Q&A: Charlie Murphy Says We Gotta Do Better
Dusti Rhodes: Was it hard when you first started standup because you had to not only deal with the normal obstacles of being a comedian but also living up to being Eddie Murphy’s brother? How did you deal with that?
Charlie Murphy: The way I dealt with it was by not caring about it. When I first did stand up my first words to the audience was “I don’t care if you don’t like me. I don’t care if you think this is funny. I’m not doing this for you, I’m doing this for me and if you don’t like what I’m saying then fuck you.” And they thought that was funny that I said that, but that was how I really felt. “I’m not here for you to approve.”
It’s interesting that you had that attitude because I was also wondering how you felt about the negative reaction to your show on BET, We Gotta Do Better [formerly Hot Ghetto Mess]. How did you respond to those who felt like the show was insulting to blacks?
As a black man, do you think it would be in my best interest to do anything that would deface, defame or belittle my own people?
Right. In other words, do I strike you as a dumb person? You know what I’m saying? …[W]hen the show came out all the people who had something negative to say shut up together. They all shut up together because they realized they pulled the trigger before they should have because I was not doing anything remotely of what they accused me of doing. And all those people owe me an apology but none of them stepped up and said “I apologize” so that shows you their true character.
When you first started doing the show were you nervous about that reaction or afraid of what you might find?
I’m always nervous. I’m always nervous. I’m only nervous about one thing: being accepted. As far as what I’m doing with the material that I’m doing, I’m never nervous about that. I’m nervous about being accepted; someone looking at me and accepting me enough to listen to me because I’ve experienced rejection from people without them even listening. I’ve experienced rejection on just showing up and that was mind boggling to me. People refuse to accept Charlie Murphy because [they say] “I’ve been calling you Eddie Murphy’s brother all my life; I refuse to think outside the box that’s all you can be to me is Eddie Murphy’s brother.”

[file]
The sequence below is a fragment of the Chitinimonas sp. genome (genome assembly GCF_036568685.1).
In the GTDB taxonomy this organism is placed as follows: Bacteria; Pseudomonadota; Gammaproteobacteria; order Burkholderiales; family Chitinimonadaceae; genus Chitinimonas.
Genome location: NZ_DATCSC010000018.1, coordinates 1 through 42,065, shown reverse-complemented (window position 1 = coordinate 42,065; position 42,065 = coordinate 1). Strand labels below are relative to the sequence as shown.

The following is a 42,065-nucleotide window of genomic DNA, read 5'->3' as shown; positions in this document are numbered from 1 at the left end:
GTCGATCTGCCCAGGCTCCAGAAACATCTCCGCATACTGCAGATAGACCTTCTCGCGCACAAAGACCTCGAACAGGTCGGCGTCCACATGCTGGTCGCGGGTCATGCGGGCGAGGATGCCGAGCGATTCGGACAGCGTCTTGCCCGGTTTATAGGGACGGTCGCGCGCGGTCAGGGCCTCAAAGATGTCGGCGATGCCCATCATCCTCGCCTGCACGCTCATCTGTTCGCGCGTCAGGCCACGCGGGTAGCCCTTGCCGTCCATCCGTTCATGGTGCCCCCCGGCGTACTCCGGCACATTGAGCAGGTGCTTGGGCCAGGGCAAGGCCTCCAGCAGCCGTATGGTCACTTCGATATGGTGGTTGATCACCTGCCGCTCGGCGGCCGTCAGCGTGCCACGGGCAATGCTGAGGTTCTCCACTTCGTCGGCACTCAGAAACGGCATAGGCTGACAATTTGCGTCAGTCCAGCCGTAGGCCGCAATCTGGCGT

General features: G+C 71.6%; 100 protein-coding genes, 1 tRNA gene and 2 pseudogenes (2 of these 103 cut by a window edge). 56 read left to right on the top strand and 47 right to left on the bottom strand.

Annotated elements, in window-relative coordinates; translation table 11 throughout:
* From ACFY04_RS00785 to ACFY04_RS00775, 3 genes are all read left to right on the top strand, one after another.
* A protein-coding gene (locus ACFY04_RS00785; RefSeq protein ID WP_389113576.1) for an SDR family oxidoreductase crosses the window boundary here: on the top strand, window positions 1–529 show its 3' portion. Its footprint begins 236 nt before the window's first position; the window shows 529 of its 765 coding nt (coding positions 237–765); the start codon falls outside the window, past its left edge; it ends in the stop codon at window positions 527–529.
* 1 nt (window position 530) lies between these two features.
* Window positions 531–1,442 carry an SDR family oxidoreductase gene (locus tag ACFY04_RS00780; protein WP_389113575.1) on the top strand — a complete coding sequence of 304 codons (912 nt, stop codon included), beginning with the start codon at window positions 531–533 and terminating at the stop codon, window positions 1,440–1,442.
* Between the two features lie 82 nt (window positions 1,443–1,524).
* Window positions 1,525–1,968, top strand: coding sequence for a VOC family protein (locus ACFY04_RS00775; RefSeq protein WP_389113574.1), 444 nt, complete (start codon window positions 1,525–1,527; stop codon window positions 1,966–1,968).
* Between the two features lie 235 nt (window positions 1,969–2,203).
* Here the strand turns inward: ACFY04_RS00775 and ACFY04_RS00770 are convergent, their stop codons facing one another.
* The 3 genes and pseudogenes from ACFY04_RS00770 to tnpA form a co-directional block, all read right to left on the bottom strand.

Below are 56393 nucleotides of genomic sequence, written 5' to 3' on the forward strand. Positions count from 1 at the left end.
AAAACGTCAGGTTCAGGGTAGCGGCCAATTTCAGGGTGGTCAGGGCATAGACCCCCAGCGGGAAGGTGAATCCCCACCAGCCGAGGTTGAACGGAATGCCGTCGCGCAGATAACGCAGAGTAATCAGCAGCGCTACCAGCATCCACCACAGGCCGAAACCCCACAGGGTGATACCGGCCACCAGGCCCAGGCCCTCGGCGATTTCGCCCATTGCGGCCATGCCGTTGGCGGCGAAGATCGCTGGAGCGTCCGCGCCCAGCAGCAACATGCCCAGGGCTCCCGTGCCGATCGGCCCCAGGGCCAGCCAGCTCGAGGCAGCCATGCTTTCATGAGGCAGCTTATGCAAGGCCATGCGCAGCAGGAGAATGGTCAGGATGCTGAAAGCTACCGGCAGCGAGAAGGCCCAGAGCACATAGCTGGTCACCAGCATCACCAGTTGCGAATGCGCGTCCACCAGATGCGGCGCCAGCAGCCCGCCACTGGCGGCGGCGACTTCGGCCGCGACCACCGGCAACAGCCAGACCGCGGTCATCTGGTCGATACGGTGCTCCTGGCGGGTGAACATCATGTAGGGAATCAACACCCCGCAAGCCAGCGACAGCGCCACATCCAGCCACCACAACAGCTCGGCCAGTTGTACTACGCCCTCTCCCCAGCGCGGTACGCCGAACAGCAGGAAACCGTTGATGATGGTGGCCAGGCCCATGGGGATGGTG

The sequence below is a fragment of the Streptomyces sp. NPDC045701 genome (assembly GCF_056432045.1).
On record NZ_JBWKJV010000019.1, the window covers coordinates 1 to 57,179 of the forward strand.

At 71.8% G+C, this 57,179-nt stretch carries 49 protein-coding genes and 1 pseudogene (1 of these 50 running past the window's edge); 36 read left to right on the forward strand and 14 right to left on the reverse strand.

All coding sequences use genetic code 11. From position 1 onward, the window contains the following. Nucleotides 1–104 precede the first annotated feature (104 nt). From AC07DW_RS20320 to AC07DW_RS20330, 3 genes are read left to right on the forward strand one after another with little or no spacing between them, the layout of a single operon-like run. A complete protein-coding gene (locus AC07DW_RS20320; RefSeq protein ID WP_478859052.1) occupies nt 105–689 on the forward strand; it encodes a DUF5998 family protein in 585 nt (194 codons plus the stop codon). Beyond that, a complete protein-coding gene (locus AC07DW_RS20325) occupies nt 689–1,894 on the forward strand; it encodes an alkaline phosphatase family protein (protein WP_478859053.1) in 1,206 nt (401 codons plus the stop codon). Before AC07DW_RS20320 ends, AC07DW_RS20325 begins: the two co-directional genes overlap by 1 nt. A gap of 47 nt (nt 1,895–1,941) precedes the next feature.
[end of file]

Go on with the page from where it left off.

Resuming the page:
Did you encounter that more after being on The Chappelle Show?
I think the problem is less now because of The Chappelle Show because anybody who sees that show and laughs, how can they come to me and go – you can’t really go “well, I’m laughing because you’re Eddie Murphy’s brother”…
Yeah, a lot of people don’t realize you were on The Chappelle Show, they think you were just on to tell stories for “Real Hollywood Stories.”
Exactly. And that’s kind of hard – think about what you just said – a lot of people don’t realize that and those same people went out and bought DVDs with my name all over it. So who are we talking about here? Are we talking about smart people?
Is that kind of the same attitude you take with We Got To Do Better?
Yes. I talk on a regular level where anybody should be able to understand and if you still don’t get it you definitely are stupid. I’m coming very basic and there are still people that don’t get it, and I understand why there are some people who aren’t on the same page.
Murphy performs at the The Improv, 7620 Katy Freeway, at 8 p.m. Thursday, and 8 p.m. and 10:30 p.m. Friday and Saturday. For information, call 713-333-8800 or visit www.improv2.com. $30.
-- Dusti Rhodes